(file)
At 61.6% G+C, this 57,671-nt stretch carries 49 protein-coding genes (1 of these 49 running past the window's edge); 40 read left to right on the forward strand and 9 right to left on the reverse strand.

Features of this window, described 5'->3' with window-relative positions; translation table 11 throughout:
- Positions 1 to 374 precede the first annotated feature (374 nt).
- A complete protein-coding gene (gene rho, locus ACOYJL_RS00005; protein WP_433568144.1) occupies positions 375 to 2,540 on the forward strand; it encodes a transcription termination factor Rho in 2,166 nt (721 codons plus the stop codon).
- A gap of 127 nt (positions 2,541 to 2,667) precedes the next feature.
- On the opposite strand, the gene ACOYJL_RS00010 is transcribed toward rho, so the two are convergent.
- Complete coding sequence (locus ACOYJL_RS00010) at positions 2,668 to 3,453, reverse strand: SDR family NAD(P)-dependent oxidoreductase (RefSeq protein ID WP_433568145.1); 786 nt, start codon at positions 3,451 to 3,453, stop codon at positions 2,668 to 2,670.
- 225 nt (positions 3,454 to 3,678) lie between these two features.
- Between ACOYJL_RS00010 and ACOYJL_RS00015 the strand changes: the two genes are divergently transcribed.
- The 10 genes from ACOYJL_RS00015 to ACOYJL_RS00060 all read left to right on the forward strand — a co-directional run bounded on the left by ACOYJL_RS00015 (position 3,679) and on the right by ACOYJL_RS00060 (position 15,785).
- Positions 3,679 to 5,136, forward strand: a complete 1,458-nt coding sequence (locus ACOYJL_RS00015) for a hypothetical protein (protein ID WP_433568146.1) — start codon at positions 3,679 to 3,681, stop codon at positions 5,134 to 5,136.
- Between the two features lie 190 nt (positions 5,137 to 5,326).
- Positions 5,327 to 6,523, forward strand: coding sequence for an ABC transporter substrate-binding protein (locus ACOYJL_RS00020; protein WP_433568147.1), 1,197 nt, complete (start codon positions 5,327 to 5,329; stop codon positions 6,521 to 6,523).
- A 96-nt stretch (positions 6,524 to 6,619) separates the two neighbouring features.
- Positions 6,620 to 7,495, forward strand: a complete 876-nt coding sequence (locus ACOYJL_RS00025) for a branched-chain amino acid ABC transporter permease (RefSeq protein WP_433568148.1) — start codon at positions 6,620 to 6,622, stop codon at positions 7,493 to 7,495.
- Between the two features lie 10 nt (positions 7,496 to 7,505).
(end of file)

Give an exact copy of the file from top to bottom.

At 61.6% G+C, this 57,671-nt stretch carries 49 protein-coding genes (1 of these 49 running past the window's edge); 40 read left to right on the forward strand and 9 right to left on the reverse strand.

Features of this window, described 5'->3' with window-relative positions; translation table 11 throughout:
- Positions 1 to 374 precede the first annotated feature (374 nt).
- A complete protein-coding gene (gene rho, locus ACOYJL_RS00005; protein WP_433568144.1) occupies positions 375 to 2,540 on the forward strand; it encodes a transcription termination factor Rho in 2,166 nt (721 codons plus the stop codon).
- A gap of 127 nt (positions 2,541 to 2,667) precedes the next feature.
- On the opposite strand, the gene ACOYJL_RS00010 is transcribed toward rho, so the two are convergent.
- Complete coding sequence (locus ACOYJL_RS00010) at positions 2,668 to 3,453, reverse strand: SDR family NAD(P)-dependent oxidoreductase (RefSeq protein ID WP_433568145.1); 786 nt, start codon at positions 3,451 to 3,453, stop codon at positions 2,668 to 2,670.
- 225 nt (positions 3,454 to 3,678) lie between these two features.
- Between ACOYJL_RS00010 and ACOYJL_RS00015 the strand changes: the two genes are divergently transcribed.
- The 10 genes from ACOYJL_RS00015 to ACOYJL_RS00060 all read left to right on the forward strand — a co-directional run bounded on the left by ACOYJL_RS00015 (position 3,679) and on the right by ACOYJL_RS00060 (position 15,785).
- Positions 3,679 to 5,136, forward strand: a complete 1,458-nt coding sequence (locus ACOYJL_RS00015) for a hypothetical protein (protein ID WP_433568146.1) — start codon at positions 3,679 to 3,681, stop codon at positions 5,134 to 5,136.
- Between the two features lie 190 nt (positions 5,137 to 5,326).
- Positions 5,327 to 6,523, forward strand: coding sequence for an ABC transporter substrate-binding protein (locus ACOYJL_RS00020; protein WP_433568147.1), 1,197 nt, complete (start codon positions 5,327 to 5,329; stop codon positions 6,521 to 6,523).
- A 96-nt stretch (positions 6,524 to 6,619) separates the two neighbouring features.
- Positions 6,620 to 7,495, forward strand: a complete 876-nt coding sequence (locus ACOYJL_RS00025) for a branched-chain amino acid ABC transporter permease (RefSeq protein WP_433568148.1) — start codon at positions 6,620 to 6,622, stop codon at positions 7,493 to 7,495.
- Between the two features lie 10 nt (positions 7,496 to 7,505).